Perception of having a low milk supply is one of the number one reasons moms will stop breastfeeding. Have you worried about one, or more, of the following things? If so, read on and, if you are still worried, might I suggest calling a lactation consultant before giving up on breastfeeding altogether?
- “I don’t feel as full as I used to.”
After giving birth, you may have wondered, “Where’s my milk? I don’t feel like there’s any in there”, as you jabbed at, and fondled, your soft breasts. Reassurances of having “just the right amount of colostrum” came from well-meaning friends and probing nurses. You know the nurses I’m talking about … the ones who squeezed your breasts to show you that precious drop of colostrum on your nipple? Yeah, you won’t soon forget that! But, alas, they must have been right because your precious new babe did survive until that blessed, uncomfortable day when , wholly schmolly, you’ve got milk now!! But, here’s the deal …..that’s not forever. Thank goodness, right? For the first 3-4 days, while junior was learning how to breastfeed, he was stimulating the breasts to make more milk! After three days of wondering if you had enough milk, you were then left NOT wondering that at all. During the next three weeks, or so, the breasts adjusted the amount of milk being made by how much was removed. That’s why moms are HIGHLY encouraged not to pump or bottle-feed for the first three weeks. It’s an important time for milk establishment, which will serve you well in the future. However, once the breasts are making what the baby is removing, plus a little more for growth, most moms become concerned that they don’t have enough milk. Oh, the phone calls I receive around that time frame! If your baby’s poop and pee count hasn’t changed, and your baby was back at birth weight by the two-week checkup, chances are that all is well with your milk supply.
- “My breasts don’t leak.”
Know what I have to say to that? Congratulations!!! Good for you! How lucky can you be? So many moms want to compare themselves to their friends and family. Or, better yet, well-meaning friends and family want to give unwarranted advice like, “You must not have enough milk if you aren’t leaking! I went through at least 20 breast pads a day!” Let me ask you a few questions. Did you and your friend start your periods at the same age? Do you have the same color hair? Is your skin the exact same color? Do you both wear the same size bra? I could continue being obnoxious, but I think you get the point. Every mom, every pair of breasts, every baby …… all different. We are all beautifully and wonderfully made, but different. So, congratulations. You’ve just saved money on breast pads … more money for diapers!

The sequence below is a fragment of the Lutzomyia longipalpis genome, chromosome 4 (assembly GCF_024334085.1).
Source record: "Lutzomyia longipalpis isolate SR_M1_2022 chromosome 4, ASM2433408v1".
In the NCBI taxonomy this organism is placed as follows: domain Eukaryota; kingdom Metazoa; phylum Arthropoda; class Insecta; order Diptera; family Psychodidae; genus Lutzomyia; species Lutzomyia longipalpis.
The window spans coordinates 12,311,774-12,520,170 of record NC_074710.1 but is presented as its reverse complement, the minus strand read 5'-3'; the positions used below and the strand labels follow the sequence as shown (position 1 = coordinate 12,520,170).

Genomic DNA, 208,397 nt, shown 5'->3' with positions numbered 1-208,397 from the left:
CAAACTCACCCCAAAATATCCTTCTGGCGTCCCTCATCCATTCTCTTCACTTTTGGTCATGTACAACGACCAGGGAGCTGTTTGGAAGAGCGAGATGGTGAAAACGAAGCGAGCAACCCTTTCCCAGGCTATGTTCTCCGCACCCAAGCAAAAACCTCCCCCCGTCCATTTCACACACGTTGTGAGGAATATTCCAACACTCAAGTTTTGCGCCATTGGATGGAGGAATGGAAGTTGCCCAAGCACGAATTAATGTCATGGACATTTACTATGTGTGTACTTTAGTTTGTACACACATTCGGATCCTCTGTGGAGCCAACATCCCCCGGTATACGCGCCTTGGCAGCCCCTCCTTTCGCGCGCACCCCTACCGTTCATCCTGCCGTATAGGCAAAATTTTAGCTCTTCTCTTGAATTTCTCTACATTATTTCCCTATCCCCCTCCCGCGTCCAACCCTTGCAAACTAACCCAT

- “My baby wants to feed all of the time and doesn’t act satisfied.”
Okay, this one is a bit trickier. Babies go through growth spurts. It’s a fact. The time periods for these food-fests are around three weeks, six weeks, three months, six months and nine months. Some babies graze right through and mom never notices. Most moms, however, will. Instead of your baby feeding every three-ish hours, she starts searching for the buffet at 1-2 hours. Then, to add insult to injury, and panic upon worry, she acts like she ate nothing! Once again, poops and pees can tell us a good bit. Still the same output as before? Check! Does your sweet baby’s age fall within the aforementioned time frames? Check! What do you do? Feed on demand, as you have hopefully been doing thus far. The increased demand will increase your milk supply somewhere in the neighborhood of 2-5 days. I won’t lie to you, it can seem like an eternity. But this process is a sure thing. It will happen and it will end …. Until the next growth spurt.